Antioch College Statement in Response to Antioch Review Essay, “The Sacred Androgen: The Transgender Debate” By Daniel Harris


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It has come to our attention that an article published in the Winter 2016 issue of The Antioch Review is stirring debate in our campus and alumni communities and within the broader transgender community. Daniel Harris’ views are his own, and based on the response of some readers, are deeply offensive to many transgender individuals and supporters. Antioch College does not condone or always agree with the ideas and viewpoints expressed in the Review. We do, however, have confidence in the Review’s editor and editorial process, and support a key Antiochian value—the free expression of ideas and opinions, even when they run counter to our own. As a college, we encourage our students, faculty, and the broader community to engage in critical thought and dialogue around important issues, including this one. We believe commitments to the ideals of free expression and support for LGBTQ human and civil rights are not incompatible.


© 2016 The Antioch Review

POEM WEDNESDAY – “My First Escape” by Garret Keizer


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This poem is from the Winter 2016 of The Antioch Review.

by Garret Keizer

In my hands, I had a copy of the “Iliad”
in the Russian hexameter of Gnyeditch;
in my pocket, a passport made out in the name
of Trotsky, which I wrote in it at random,
without even imagining that it would become
my name for the rest of my life.

Thus he makes his first escape—
from Siberia into his fixed identity.
Homer, too, might be a pseudonym,
might not have been one man.
Collective authorship—the Marxist
in him must have smiled at the thought.

He believes in history
more than in himself,
is not dismayed by randomness.
A losing streak is merely that,
a streak on the windowpane
of his railway carriage speeding west.

Years later a case of flu contracted
duck hunting on the River Dubna
will keep him from Lenin’s funeral
and from the struggle for succession,

as the quarrel over Brisêis,
will keep Achilles in his tent the day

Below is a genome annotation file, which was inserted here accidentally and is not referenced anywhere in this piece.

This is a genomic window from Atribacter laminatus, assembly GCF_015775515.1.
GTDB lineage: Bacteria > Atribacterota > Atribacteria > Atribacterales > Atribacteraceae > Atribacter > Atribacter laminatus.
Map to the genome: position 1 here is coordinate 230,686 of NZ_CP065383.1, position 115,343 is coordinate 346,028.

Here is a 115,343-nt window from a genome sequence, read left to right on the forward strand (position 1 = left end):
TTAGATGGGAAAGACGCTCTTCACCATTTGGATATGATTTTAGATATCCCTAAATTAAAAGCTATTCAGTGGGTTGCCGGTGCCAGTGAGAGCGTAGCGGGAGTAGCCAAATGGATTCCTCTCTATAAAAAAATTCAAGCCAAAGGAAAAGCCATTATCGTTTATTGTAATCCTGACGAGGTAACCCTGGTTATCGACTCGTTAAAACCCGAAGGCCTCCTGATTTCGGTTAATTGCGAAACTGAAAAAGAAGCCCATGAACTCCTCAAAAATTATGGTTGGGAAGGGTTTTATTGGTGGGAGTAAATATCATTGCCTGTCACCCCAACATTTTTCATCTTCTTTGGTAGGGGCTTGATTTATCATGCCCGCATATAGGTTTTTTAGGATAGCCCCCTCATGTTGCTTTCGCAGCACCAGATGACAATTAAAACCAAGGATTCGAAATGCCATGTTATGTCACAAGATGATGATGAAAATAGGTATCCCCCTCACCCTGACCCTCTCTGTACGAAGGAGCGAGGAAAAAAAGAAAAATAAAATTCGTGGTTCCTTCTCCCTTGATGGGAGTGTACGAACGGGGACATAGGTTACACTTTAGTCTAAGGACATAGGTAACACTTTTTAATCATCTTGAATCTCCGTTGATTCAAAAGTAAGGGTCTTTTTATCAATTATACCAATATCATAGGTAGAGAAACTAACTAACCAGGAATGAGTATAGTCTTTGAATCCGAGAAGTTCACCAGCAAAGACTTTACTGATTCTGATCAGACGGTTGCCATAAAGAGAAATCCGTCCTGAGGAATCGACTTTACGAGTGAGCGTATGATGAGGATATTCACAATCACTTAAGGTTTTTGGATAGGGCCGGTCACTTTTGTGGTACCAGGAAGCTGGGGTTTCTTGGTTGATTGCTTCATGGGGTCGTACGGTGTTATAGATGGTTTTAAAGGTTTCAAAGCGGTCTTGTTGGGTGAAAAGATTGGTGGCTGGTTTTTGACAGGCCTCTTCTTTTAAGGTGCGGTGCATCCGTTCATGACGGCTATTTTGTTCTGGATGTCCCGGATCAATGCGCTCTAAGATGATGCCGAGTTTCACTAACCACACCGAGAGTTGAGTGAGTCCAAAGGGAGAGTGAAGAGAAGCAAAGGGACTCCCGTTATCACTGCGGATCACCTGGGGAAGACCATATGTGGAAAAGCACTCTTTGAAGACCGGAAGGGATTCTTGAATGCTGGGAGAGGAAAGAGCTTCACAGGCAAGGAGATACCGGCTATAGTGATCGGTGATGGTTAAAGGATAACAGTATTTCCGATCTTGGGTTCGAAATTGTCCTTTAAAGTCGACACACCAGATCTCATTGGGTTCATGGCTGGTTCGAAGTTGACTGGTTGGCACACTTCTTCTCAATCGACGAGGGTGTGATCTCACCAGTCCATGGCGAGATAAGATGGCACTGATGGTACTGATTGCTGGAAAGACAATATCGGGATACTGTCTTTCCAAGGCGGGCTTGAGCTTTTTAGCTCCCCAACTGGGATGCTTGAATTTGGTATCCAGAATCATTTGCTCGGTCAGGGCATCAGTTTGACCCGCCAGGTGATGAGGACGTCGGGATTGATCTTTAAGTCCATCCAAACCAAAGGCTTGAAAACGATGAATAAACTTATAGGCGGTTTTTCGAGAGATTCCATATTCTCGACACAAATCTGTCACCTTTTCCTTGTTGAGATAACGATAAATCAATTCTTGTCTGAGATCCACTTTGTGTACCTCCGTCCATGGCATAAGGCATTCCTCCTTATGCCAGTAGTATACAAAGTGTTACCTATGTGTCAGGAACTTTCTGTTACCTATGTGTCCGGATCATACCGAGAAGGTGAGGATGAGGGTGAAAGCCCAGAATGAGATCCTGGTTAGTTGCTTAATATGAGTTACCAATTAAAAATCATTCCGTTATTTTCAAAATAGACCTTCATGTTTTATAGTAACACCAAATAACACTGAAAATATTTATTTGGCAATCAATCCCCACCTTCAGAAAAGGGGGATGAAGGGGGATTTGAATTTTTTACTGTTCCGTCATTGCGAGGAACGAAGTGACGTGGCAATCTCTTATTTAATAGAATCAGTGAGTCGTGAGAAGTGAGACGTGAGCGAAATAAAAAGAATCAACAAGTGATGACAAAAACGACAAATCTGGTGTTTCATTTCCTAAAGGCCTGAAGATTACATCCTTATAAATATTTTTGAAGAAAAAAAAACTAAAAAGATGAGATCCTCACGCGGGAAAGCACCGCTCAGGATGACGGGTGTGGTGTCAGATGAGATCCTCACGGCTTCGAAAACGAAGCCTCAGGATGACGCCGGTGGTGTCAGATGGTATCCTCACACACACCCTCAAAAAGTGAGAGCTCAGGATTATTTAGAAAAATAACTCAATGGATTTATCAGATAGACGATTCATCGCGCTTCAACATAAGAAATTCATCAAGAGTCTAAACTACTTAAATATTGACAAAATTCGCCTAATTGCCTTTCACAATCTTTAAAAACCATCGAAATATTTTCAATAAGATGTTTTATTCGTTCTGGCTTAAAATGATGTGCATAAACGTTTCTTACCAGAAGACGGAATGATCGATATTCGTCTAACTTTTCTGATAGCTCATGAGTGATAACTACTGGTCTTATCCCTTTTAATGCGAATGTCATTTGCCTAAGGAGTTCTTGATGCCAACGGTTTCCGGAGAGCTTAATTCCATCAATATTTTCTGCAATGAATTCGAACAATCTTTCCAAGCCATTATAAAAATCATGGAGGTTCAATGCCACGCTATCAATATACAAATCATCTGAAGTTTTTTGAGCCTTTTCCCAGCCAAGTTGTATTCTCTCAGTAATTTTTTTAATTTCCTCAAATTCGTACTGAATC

when Hector nearly torched the ships.

Nearly. Homer does not bother
to tell us of the wooden horse, the arrow
in the hero’s heel. He assumes we know
where all of this is going.

Garret Keizer1Garret Keizer is a contributing editor of Harper’s Magazine, a Guggenheim Fellow, and the author of eight books of prose, the most recent of which are Getting Schooled, Privacy, and The Unwanted Sound of Everything We Want. His poetry has appeared in a number of publications, including Agni, Alaska Quarterly Review, The Hudson Review, Image, The New Yorker, Ploughshares, Raritan, and The Best American Poetry.




© 2016 The Antioch Review

POEM WEDNESDAY – The Way Back by George Witte


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George Witte’s poem, “The Way Back” is in the Winter 2016 issue of The Antioch Review.


by George Witte

Not pebbles   bread   abandoned children’s shoes
scat trail of fearful ingenuity
but contour lines   familiar sloping hills
crushed mailbox where we know to turn   don’t tell
light falling as it fell across the lake
in postcard photographs   our neighbor seemed
grandfatherly   side door so dark and low
outsiders wouldn’t dare investigate
we scavenged garbage   basements   backyard sheds
for private implements   with crows convened
on autumn roads to pluck remains and scream
no telling where we ended up or who
pursued   the glazed and crenellated house
the oven’s rancid breath   don’t tell how close
we came or what we did to live again
air parting air   we glide enshadowed paths
malingering among regretful things
damp pebbles bright as eyes   crusts soft and warm
our shoes transparent   delicate   they fit
as if we never ran away   unlaced
deranged   splayed open with their tongues pulled out



George Witte photo(1)George Witte is the author of three collections of poems, Does She Have a Name? (NYQ Books, 2014), Deniability (2009), and The Apparitioners (2004), the latter two from Orchises Press.  His poems have been published in numerous journals, and reprinted in the Best American Poets, Vocabula 2, Old Flame, Rabbit Ears, and The Doll Collection anthologies.  He lives with his family in Ridgewood, New Jersey.

© 2016 The Antioch Review